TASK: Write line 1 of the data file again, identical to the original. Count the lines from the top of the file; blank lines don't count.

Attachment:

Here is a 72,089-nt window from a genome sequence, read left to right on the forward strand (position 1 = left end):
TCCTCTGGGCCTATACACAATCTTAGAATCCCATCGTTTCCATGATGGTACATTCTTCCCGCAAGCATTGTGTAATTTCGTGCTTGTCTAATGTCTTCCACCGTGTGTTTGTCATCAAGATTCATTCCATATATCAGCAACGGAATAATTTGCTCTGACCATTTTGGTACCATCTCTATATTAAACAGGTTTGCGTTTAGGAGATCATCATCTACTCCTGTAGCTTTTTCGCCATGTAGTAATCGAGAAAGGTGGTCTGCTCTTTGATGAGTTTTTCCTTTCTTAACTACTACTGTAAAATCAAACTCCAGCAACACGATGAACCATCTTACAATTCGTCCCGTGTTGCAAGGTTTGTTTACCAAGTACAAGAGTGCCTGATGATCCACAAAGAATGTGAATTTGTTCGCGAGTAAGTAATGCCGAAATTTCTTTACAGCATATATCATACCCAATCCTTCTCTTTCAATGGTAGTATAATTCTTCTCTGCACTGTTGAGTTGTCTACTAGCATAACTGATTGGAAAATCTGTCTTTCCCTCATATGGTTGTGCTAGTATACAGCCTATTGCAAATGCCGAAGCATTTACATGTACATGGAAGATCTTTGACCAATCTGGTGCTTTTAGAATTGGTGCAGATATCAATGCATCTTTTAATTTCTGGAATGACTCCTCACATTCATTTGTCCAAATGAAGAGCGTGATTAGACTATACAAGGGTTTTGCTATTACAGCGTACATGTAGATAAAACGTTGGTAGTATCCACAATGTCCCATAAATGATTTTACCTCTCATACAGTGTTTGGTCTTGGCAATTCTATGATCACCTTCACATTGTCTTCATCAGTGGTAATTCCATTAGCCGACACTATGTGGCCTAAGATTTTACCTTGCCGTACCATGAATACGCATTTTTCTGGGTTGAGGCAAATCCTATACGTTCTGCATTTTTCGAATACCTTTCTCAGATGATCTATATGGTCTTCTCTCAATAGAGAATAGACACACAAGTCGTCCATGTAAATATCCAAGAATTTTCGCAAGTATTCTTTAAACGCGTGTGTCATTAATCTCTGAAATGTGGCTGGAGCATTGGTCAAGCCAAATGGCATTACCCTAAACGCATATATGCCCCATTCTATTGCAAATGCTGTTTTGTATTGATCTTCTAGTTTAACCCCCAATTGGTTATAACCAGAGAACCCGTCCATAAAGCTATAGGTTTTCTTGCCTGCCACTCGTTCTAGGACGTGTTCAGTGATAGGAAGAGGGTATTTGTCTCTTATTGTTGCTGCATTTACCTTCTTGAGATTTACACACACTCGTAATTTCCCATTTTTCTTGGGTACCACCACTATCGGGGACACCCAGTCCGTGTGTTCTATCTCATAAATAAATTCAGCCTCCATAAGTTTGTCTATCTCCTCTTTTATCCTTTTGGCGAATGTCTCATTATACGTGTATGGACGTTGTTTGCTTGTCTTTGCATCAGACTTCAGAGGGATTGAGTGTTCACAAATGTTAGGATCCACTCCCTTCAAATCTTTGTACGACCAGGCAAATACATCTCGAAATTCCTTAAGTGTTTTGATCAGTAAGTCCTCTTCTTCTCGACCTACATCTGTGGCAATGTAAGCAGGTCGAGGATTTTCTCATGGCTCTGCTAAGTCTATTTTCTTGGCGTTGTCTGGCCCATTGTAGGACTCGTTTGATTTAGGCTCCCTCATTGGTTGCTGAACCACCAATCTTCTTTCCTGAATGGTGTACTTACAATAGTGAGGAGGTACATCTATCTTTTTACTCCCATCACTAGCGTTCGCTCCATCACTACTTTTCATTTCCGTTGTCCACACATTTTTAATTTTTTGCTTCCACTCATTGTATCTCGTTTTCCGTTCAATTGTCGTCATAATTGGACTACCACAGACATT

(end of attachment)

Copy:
Here is a 72,089-nt window from a genome sequence, read left to right on the forward strand (position 1 = left end):